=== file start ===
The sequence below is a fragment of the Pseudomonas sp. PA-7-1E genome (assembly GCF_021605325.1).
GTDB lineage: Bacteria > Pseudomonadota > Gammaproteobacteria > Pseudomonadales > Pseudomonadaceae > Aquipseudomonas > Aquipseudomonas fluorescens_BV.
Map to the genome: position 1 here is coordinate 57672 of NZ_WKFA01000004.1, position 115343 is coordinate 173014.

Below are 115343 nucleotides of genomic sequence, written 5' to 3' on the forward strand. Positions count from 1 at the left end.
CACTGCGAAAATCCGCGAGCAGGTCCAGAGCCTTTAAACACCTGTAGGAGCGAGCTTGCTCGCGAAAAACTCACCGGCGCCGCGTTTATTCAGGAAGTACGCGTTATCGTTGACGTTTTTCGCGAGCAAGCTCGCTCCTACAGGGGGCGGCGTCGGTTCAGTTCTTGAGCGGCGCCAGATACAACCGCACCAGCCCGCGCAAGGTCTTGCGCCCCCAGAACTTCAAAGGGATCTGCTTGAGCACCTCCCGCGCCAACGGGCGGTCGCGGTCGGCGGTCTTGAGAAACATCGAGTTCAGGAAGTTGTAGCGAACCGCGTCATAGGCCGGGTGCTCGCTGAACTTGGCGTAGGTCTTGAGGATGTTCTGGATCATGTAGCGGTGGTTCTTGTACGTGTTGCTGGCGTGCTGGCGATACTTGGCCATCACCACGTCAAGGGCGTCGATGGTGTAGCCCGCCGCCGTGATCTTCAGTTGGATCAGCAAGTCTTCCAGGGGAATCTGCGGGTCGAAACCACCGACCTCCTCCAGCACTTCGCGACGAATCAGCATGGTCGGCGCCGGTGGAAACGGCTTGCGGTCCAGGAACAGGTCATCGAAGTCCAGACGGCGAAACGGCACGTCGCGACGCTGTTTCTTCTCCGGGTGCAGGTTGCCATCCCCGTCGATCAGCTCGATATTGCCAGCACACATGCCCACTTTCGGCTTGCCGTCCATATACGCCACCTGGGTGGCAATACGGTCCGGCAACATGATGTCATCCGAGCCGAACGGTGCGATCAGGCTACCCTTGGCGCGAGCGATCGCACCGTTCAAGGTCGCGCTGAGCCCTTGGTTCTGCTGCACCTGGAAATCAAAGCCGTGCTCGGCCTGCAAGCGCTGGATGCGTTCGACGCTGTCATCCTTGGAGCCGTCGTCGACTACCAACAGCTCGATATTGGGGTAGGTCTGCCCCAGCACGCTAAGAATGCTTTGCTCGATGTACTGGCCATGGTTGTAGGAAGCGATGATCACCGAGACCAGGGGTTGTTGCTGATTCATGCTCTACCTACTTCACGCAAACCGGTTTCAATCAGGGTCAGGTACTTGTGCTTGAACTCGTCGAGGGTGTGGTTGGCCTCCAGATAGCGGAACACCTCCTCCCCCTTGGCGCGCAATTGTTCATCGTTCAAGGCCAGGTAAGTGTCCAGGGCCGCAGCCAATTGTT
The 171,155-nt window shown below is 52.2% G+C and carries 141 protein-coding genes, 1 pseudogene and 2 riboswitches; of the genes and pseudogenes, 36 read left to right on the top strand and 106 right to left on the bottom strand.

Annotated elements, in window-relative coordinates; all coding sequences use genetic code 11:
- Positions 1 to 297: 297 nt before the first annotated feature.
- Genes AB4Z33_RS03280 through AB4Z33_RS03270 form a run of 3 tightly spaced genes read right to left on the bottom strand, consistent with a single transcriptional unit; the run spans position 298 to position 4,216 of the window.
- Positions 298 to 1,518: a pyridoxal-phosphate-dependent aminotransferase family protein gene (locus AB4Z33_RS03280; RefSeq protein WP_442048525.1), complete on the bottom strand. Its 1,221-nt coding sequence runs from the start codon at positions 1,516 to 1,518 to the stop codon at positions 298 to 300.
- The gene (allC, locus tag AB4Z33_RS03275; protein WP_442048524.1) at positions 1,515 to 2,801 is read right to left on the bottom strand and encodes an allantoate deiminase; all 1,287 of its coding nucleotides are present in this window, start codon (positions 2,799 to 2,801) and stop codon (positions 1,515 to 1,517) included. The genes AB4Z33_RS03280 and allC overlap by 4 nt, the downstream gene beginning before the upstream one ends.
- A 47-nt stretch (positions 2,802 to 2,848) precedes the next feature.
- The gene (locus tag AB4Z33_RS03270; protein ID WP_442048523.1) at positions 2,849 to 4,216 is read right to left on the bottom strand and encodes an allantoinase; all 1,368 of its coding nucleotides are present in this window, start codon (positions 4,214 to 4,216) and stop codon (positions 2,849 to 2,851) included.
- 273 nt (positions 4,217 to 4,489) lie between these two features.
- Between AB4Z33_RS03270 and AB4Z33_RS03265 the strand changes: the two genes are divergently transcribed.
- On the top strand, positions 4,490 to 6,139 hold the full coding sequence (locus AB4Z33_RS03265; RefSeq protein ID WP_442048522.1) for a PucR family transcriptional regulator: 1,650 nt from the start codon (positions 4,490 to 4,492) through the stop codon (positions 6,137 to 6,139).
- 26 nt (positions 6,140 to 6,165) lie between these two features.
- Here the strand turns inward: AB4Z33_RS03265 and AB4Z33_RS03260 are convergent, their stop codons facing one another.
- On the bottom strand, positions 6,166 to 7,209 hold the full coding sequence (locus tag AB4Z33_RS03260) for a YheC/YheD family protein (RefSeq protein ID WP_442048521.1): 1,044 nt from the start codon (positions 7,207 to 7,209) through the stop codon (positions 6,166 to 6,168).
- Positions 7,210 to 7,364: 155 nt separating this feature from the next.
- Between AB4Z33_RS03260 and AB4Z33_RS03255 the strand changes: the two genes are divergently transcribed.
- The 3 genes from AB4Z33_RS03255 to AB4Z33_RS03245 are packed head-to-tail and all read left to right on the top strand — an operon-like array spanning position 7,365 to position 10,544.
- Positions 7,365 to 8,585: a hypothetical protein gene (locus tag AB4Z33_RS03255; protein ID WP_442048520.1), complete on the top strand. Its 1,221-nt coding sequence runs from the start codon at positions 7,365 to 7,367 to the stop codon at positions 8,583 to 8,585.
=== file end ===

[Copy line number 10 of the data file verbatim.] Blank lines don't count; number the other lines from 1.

- Positions 298 to 1,518: a pyridoxal-phosphate-dependent aminotransferase family protein gene (locus AB4Z33_RS03280; RefSeq protein WP_442048525.1), complete on the bottom strand. Its 1,221-nt coding sequence runs from the start codon at positions 1,516 to 1,518 to the stop codon at positions 298 to 300.